The reservoir it created was called Santa Rosa Lake and it hosts a variety of recreational activities:  fishing (largemouth bass, catfish, and walleye), boating, camping, and other activities at the adjacent Santa Rosa Lake State Park.

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The earthen dam is on the far left side of the picture (built up with the rocks). That walkway out to the tower thing is not the dam.

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The lake water looks brownish; probably because of all the recent wind storms.

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If you look closely, you can see the lookout point structure that we climbed to the top in order to take pictures of the lake.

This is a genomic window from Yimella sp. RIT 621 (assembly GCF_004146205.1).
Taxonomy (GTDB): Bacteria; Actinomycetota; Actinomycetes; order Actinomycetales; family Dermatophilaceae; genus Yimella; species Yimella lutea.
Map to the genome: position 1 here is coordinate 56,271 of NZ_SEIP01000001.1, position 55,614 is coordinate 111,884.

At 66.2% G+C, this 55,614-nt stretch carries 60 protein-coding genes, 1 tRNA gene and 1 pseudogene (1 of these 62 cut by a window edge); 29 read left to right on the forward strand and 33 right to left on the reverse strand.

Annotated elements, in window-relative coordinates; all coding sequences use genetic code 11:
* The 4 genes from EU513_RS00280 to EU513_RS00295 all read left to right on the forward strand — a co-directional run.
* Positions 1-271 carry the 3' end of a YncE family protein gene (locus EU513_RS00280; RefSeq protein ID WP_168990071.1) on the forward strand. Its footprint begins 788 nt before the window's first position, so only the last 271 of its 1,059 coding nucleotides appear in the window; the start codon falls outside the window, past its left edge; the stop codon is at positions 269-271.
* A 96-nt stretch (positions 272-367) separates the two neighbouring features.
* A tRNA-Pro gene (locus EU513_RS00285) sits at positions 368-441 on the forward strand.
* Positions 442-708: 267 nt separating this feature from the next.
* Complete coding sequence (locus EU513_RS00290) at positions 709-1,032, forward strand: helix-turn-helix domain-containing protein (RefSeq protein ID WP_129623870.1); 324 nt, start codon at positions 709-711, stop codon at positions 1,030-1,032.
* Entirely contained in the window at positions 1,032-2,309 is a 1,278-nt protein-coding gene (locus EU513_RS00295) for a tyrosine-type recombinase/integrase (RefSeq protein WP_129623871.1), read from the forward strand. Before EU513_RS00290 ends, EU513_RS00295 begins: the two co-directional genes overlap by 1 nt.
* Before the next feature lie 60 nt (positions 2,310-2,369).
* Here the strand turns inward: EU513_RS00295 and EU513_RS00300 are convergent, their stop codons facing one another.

Not far from this side of the dam was a paved walking trail.  The trail had some interesting views of the dam and the lower Pecos River.  The river had carved a little canyon over the years.  You can see some of the canyon walls in a couple of the pictures as well as some of the desert plants in bloom.

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Look closely and you will see the Pecos River

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Pretty little yellow and white flowers.

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I have NO idea what kind of little desert flowers these are; for all I know they are just weeds!

All in all, our “unplanned” stop in Santa Rosa, NM, was an interesting success.  Now, on to Oklahoma City and time with the grandkids!

So, for now ….. “On the Road Again!”

Betty